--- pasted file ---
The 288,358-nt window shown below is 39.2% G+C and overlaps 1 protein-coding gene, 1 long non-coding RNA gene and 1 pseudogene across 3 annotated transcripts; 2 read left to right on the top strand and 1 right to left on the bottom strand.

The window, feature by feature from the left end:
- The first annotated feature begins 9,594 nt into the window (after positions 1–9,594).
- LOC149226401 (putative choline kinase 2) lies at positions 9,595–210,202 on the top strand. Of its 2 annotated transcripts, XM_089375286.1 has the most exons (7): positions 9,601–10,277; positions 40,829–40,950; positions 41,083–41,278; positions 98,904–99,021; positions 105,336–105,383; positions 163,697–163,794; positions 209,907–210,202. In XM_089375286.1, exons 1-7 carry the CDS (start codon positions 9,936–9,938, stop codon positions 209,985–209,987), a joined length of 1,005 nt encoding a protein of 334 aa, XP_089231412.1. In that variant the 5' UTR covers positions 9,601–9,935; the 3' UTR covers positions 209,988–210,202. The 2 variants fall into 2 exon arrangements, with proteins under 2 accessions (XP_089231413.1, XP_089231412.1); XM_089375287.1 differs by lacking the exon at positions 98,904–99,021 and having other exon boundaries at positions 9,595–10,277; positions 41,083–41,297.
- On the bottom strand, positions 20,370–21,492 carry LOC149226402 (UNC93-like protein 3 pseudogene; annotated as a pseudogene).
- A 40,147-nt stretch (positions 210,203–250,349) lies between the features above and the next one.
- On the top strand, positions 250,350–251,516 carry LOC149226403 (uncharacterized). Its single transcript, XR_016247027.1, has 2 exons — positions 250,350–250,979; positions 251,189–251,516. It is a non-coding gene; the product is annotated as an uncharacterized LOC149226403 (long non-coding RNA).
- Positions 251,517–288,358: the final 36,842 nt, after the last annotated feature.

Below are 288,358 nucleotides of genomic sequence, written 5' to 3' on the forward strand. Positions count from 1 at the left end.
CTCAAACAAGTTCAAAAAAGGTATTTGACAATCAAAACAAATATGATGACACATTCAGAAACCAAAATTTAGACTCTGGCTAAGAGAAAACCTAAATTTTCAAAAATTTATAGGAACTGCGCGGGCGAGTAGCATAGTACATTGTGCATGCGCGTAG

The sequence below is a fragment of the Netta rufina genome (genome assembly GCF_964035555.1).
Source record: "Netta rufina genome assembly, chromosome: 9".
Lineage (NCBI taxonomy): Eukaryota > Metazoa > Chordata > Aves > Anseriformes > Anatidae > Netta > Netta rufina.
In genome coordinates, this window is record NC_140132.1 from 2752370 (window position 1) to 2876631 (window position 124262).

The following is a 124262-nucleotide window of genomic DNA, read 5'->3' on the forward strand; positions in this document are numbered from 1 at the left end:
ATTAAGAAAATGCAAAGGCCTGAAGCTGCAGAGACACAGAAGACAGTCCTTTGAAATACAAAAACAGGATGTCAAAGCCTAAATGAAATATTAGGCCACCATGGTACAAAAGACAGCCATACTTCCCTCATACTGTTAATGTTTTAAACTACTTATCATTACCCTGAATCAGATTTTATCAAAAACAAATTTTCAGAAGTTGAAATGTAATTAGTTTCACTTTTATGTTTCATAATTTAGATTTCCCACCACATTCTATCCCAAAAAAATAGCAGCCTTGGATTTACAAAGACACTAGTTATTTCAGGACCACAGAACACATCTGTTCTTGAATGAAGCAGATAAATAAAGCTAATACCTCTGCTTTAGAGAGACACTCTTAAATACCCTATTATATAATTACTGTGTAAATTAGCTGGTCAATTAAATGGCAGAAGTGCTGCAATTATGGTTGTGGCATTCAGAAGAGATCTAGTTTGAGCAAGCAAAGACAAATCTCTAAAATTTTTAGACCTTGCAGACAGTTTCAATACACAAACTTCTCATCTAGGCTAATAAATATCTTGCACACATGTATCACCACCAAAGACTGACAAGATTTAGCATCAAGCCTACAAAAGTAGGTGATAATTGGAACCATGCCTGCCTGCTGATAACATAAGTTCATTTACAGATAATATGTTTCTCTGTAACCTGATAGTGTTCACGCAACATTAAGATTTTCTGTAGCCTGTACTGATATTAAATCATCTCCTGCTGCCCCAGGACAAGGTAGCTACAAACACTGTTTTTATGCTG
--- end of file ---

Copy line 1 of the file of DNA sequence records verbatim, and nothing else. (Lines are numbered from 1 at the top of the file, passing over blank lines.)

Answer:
The 288,358-nt window shown below is 39.2% G+C and overlaps 1 protein-coding gene, 1 long non-coding RNA gene and 1 pseudogene across 3 annotated transcripts; 2 read left to right on the top strand and 1 right to left on the bottom strand.